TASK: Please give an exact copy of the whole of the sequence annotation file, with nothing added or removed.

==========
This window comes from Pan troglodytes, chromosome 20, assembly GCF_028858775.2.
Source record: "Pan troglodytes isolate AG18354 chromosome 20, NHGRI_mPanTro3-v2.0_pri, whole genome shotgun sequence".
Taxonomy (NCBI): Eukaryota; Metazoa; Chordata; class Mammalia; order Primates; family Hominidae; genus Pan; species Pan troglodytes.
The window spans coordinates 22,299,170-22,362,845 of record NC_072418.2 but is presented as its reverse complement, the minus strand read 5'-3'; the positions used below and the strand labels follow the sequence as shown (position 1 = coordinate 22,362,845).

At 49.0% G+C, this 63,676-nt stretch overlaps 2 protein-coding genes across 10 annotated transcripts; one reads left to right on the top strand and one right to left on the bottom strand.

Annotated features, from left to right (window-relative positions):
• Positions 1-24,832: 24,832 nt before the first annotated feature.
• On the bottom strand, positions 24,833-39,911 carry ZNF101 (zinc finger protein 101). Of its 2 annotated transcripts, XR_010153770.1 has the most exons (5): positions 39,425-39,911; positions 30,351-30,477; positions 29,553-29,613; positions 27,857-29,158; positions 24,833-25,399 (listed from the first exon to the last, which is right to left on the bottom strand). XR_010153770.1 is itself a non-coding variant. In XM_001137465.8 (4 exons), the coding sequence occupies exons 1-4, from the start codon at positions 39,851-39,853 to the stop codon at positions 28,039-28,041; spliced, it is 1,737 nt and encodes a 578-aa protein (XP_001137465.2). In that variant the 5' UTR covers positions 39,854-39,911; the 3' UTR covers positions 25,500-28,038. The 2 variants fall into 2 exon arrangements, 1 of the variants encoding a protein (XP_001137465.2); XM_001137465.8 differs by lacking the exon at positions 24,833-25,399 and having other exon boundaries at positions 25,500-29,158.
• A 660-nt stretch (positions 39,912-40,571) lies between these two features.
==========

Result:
This window comes from Pan troglodytes, chromosome 20, assembly GCF_028858775.2.
Source record: "Pan troglodytes isolate AG18354 chromosome 20, NHGRI_mPanTro3-v2.0_pri, whole genome shotgun sequence".
Taxonomy (NCBI): Eukaryota; Metazoa; Chordata; class Mammalia; order Primates; family Hominidae; genus Pan; species Pan troglodytes.
The window spans coordinates 22,299,170-22,362,845 of record NC_072418.2 but is presented as its reverse complement, the minus strand read 5'-3'; the positions used below and the strand labels follow the sequence as shown (position 1 = coordinate 22,362,845).

At 49.0% G+C, this 63,676-nt stretch overlaps 2 protein-coding genes across 10 annotated transcripts; one reads left to right on the top strand and one right to left on the bottom strand.

Annotated features, from left to right (window-relative positions):
• Positions 1-24,832: 24,832 nt before the first annotated feature.
• On the bottom strand, positions 24,833-39,911 carry ZNF101 (zinc finger protein 101). Of its 2 annotated transcripts, XR_010153770.1 has the most exons (5): positions 39,425-39,911; positions 30,351-30,477; positions 29,553-29,613; positions 27,857-29,158; positions 24,833-25,399 (listed from the first exon to the last, which is right to left on the bottom strand). XR_010153770.1 is itself a non-coding variant. In XM_001137465.8 (4 exons), the coding sequence occupies exons 1-4, from the start codon at positions 39,851-39,853 to the stop codon at positions 28,039-28,041; spliced, it is 1,737 nt and encodes a 578-aa protein (XP_001137465.2). In that variant the 5' UTR covers positions 39,854-39,911; the 3' UTR covers positions 25,500-28,038. The 2 variants fall into 2 exon arrangements, 1 of the variants encoding a protein (XP_001137465.2); XM_001137465.8 differs by lacking the exon at positions 24,833-25,399 and having other exon boundaries at positions 25,500-29,158.
• A 660-nt stretch (positions 39,912-40,571) lies between these two features.